On the second floor you’ll find the unique Spin Standard, a Ping-Pong Club and Lounge. It features three bars, DJ’s and 11 bright red Ping-Pong tables along with neon lighting. Cocktails and bar snacks are also available and is open till 2am most nights.
On the roof of The Standard you’ll find The Rooftop bar with stunning views over Downtown LA. The open air bar has a red Astroturf deck complete with animal topiary, funky lounge seating and water-bed pods. The bar features nightly DJ’s with a dance floor, outdoor fireplace and the hotel’s heated swimming pool. It has a great atmosphere with a good crowd of people and is the perfect spot to watch the sunset and enjoy a few cocktails before heading out to the clubs of LA.
Also on the rooftop is the Standard Biergarten, a small-scale version of the Standard High Line’s Biergarten, this intimate space offers a wide selection of beers, pretzels, wieners and strudels in a relaxed informal setting.
Score = 8/10
The Standard High Line offers a great selection of options with regards to food and drink. Starting with the American style steakhouse, The Standard Grill, this large restaurant is a staple of the Meatpacking District dining scene and is as much frequented by non-hotel guests as those staying at The Standard.
Arched tiled “underground” style ceilings, ox-blood red bench seating and leather studded booths create a warm Members Club type atmosphere. The floor is made up of thousands of coins, to create a real statement of copper and black from the shiny and tarnished coins. Wood panelling and low-level lighting create a real relaxed but sophisticated atmosphere inside, whilst the informal Standard Cafe and outside terrace decorated in a cool black and white palette, is perfect for those hot New York summer days.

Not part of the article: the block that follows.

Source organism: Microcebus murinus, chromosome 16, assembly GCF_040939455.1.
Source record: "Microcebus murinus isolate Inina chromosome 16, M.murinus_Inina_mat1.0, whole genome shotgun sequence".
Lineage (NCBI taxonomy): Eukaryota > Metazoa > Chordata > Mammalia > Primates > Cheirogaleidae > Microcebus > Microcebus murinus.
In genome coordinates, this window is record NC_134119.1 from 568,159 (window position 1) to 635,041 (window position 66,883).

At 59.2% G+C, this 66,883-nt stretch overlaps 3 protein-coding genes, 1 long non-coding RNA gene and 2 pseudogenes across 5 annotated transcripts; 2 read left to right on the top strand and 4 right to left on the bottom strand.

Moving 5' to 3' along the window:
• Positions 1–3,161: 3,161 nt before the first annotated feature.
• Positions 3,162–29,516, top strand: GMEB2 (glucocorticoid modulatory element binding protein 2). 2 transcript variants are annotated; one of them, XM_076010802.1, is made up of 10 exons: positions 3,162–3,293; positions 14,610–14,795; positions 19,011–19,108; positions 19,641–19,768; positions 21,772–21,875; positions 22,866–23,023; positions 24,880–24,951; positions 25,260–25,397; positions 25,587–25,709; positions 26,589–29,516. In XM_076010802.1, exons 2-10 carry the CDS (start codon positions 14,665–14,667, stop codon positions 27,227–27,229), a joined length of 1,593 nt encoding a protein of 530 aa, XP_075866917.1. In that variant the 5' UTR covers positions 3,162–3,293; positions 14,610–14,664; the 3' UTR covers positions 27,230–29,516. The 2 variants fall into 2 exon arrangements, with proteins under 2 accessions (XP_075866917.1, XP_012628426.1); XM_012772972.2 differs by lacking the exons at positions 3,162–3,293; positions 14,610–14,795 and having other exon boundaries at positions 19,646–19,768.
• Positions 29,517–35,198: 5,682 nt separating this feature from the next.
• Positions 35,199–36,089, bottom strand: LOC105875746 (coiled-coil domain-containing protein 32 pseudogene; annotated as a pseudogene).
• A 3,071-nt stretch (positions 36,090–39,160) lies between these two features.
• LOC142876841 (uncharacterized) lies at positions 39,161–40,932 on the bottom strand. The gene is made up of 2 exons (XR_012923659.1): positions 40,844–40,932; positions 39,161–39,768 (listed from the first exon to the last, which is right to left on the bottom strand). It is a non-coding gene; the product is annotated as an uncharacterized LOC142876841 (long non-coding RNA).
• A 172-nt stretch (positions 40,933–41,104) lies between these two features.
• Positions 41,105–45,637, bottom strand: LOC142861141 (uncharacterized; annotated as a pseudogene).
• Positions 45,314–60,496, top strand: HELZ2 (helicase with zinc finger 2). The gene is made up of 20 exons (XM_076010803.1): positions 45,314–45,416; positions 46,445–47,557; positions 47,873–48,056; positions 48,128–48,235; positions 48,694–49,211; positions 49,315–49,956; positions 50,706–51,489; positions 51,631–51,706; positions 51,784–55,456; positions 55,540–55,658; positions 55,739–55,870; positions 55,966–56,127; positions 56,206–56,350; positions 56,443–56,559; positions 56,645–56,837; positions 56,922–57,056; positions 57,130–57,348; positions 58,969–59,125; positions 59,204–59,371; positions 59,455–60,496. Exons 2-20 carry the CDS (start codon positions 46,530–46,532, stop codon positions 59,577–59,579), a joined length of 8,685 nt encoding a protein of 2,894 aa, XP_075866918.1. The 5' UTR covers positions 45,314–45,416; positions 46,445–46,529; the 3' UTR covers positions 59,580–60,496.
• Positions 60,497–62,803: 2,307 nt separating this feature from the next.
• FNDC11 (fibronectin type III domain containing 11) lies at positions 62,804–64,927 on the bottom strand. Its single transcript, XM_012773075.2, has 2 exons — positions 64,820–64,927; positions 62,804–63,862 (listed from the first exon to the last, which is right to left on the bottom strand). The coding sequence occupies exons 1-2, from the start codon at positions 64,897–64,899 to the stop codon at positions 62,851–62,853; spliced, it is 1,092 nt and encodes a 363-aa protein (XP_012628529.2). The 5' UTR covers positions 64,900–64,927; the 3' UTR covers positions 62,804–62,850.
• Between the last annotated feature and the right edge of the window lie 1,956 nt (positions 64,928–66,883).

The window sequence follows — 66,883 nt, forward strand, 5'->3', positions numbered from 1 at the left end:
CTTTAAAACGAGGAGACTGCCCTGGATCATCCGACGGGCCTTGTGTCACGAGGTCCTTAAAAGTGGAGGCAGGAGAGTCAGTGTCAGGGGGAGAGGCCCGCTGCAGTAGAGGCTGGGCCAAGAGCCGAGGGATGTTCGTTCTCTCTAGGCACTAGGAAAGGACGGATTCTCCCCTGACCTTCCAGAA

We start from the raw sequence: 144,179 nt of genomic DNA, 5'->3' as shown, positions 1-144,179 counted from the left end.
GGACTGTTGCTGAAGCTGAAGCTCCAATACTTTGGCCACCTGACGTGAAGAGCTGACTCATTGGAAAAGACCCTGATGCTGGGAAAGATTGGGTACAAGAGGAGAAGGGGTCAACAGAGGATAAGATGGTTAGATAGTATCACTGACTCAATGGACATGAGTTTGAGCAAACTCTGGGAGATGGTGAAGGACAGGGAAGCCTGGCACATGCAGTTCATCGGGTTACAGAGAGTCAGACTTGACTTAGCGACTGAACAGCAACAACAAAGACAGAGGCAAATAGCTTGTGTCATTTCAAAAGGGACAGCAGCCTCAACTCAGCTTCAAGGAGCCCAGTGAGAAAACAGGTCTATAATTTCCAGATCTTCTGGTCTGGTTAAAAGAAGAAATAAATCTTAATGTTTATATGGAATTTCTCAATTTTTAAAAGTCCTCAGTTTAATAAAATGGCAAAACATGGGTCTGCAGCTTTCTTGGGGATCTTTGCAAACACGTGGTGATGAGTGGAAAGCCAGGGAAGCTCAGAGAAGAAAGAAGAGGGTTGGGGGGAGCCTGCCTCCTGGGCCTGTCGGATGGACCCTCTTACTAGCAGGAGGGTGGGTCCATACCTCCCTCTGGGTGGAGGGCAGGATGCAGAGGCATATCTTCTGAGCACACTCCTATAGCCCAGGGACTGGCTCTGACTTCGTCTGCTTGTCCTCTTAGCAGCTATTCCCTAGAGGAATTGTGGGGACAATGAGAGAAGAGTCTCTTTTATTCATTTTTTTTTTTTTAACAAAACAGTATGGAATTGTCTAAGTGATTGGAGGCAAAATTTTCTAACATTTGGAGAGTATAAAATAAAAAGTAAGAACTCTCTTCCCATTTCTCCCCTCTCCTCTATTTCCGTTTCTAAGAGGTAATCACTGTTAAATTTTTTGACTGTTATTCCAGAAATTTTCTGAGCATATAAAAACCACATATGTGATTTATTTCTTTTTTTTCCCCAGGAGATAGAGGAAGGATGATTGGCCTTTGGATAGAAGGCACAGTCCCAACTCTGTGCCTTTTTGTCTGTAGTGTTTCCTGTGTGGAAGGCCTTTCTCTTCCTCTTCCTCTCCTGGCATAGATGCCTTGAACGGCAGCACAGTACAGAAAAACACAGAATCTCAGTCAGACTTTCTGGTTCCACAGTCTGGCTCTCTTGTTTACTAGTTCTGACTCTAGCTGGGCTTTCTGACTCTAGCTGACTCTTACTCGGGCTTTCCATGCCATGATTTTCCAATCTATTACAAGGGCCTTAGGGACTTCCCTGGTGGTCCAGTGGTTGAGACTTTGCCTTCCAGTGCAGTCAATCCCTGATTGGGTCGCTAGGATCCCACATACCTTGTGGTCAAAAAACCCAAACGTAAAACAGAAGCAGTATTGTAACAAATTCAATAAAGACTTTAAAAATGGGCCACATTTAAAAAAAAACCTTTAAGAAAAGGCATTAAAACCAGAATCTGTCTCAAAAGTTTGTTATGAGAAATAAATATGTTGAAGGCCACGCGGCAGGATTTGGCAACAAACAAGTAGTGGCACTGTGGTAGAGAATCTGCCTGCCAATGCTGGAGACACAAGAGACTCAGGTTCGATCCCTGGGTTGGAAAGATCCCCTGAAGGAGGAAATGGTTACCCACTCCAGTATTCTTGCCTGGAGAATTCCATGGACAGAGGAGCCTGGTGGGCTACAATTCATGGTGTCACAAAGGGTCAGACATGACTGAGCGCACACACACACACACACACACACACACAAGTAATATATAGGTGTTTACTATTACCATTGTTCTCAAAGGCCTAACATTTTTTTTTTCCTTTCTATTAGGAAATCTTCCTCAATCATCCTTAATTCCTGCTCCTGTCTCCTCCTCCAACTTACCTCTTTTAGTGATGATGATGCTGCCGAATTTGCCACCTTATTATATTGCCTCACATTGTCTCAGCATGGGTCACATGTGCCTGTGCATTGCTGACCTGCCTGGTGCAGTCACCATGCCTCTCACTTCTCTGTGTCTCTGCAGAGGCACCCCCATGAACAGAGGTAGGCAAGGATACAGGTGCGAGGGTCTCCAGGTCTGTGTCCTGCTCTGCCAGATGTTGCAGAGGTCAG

Le Bain is the hotel’s rooftop open-air bar and club, open most nights till 4am, with amazing views of the city and hosts world-class DJ’s. Green Astroturf and brightly coloured Acapulco chairs create a real summer holiday vibe and in the hot months the club’s dramatic plunge pool on the dance floor makes for some very entertaining evenings!!
Situated underneath the famous High Line Park is The Standard Biergarten, a huge informal street level beer-garden that is open all year round. Long bench style cafeteria seating and Xavier Pauchard Tolix stools in green and white compliment the red bricked flooring and external walls. Serving a selection of beers, pretzels and sausages from 12pm till late everyday.
At the entrance to the hotel on the cross roads of Washington and Little West 12th Street is The Standard Plaza, a public outdoor area which changes with the seasons each year. Featuring every changing art pieces, in the winter months the plaza hosts its very own ice rink, while this summer, it has been transformed into a little piece of the Italian Amalfi Coast with a pizzeria and cocktail bar. Styled with white and black marble tables, terracotta and orange seating and red and white umbrellas, it’s a great way to spend a summer’s day brunch.
The main focal point of the Plaza this year is the art installation “Strengthlessness” by Iván Argote. In a rather risqué statement, Iván took inspiration from the Luxor Obelisk which stands in Paris and made it…erm…flaccid. Made from concrete, wood and gold leaf it is the exact size of the original and according to Iván; “It’s a symbol of power, but it’s an empty symbol.” He commented that it was appropriate to come to the US due to the current electoral race and as he states “The most powerful country in the world is going through this massive political crisis…It’s really scary.”
My favourite part of The Standard High Line Hotel though has to be The Top of The Standard lounge, a fabulously dramatic lounge which for me harks back to the glamour of old Hollywood and Palm Springs golden era. Rich golds, warm wood tones and cream leather seating oozes style and retro glamour.
The room is centred around a stunning wooden sculpture reminiscent of a Marie Antoinette style coupe champagne glass and also features a grand piano where live jazz music plays in the evenings.